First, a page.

PRESIDENT’S PERSPECTIVE: Mission Possible – Implementing a New Culture for Urban Watershed Protection and Restoration in British Columbia



Tim Pringle reflects on “Creating Change on the Ground”

A decade ago, the Province of British Columbia made a conscious decision to follow an educational rather than prescriptive path to change practices for the use and conservation of land and water. Practical research and new tools are now enabling engineers, planners and other disciplines to do business differently. Case study experience demonstrates that creating change on the ground revolves around four basic ingredients:

  1. Start with a unifying concept that makes sense (e.g. ‘design with nature’ goal);
  2. Develop a science-based and pragmatic methodology for undertaking technical analyses (e.g. water balance);
  3. Create a web-based calculation tool that has a user-friendly interface and is accessible to anyone (e.g. Water Balance Model for British Columbia); and
  4. Implement a multi-audience outreach and professional development program that is defined by consistent messaging.

A fifth ingredient is patience. It takes time to incrementally change the practitioner culture in the local government setting and implement a new way of doing business.


Top Down and Bottom Up Approach

Major breakthroughs happen when decision-makers in government work with grass-roots visionaries in the community to create the future desired by all. Collaboration grows from a shared vision about the future and commitment to action:

Collectively this is what we want to incrementally achieve and, over time, this is how we will work together to get there.

This is the ‘top down and bottom up’ approach. It is about turning the whole game around to ‘design with nature’ as a consistent approach to development and redevelopment, urban infrastructure practices, and protection/restoration of stream and watershed health.


Mission Possible

Released in June 2010, Beyond the Guidebook 2010: Implementing a New Culture for Urban Watershed Protection and Restoration in British Columbia describes how a ‘convening for action’ philosophy has taken root in British Columbia. Bringing together local government practitioners in neutral forums has enabled implementers to collaborate as regional teams. Their action-oriented focus has resulted in ‘how to do it’ examples that help decision-makers visualize what ‘design with nature’ policy goals look like on the ground.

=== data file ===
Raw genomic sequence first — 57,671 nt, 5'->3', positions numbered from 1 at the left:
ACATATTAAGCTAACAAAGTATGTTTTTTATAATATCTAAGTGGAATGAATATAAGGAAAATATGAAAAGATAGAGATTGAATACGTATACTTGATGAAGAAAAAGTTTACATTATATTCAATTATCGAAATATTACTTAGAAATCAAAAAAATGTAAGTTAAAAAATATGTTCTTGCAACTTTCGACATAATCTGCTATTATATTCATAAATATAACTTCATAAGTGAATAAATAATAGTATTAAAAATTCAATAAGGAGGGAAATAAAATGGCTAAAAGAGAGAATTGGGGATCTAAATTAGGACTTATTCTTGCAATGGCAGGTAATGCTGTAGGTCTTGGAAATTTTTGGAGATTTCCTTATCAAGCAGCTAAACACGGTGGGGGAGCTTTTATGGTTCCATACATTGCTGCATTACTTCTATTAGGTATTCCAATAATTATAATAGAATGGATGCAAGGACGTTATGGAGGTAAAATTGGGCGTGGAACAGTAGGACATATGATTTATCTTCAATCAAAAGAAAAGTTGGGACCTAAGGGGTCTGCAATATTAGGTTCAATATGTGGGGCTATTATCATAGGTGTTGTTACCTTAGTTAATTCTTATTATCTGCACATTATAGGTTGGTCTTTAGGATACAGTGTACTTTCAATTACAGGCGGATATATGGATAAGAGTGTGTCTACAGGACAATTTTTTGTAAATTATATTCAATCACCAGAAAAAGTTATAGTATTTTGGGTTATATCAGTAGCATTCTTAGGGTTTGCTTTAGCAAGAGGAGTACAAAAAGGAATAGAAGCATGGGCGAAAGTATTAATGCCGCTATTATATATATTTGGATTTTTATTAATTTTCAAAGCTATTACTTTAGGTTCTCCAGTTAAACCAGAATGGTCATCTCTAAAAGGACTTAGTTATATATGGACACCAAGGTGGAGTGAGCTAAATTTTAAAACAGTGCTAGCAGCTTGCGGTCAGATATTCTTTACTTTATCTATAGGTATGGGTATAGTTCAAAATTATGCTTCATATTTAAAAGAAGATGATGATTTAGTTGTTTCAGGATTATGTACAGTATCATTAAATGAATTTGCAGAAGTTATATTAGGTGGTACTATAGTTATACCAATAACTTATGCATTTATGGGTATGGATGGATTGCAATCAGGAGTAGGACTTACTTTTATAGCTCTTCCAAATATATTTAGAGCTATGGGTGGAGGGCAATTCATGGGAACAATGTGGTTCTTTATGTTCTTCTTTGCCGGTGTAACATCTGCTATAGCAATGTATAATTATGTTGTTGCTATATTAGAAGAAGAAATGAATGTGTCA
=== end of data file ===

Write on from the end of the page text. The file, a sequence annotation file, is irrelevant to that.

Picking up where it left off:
People learn through stories. Beyond the Guidebook 2010 is a ‘telling of the stories’ of how change is being implemented on the ground in British Columbia. The practitioner and community culture is changing as an outcome of collaboration, partnerships and alignment. Changing the culture requires a process. This takes time to complete. There is no short-cut.


Achieving Watershed Outcomes

Lessons learned by those who have done it can help those who want to move to a design with nature strategy:
  1. Choose to be enabled.
  2. Establish high expectations.
  3. Embrace a shared vision.
  4. Collaborate as a ‘regional team’.
  5. Align and integrate efforts.
  6. Celebrate innovation.
  7. Connect with community advocates.
  8. Develop local government talent.
  9. Promote shared responsibility.
  10. Change the land ethic for the better.

Systemic change is possible, as the case study experience in Beyond the Guidebook 2010 demonstrates, even in the complicated sphere of planning for use and conservation of land. It requires understanding and pursuit of holistic outcomes.

Posted April 2011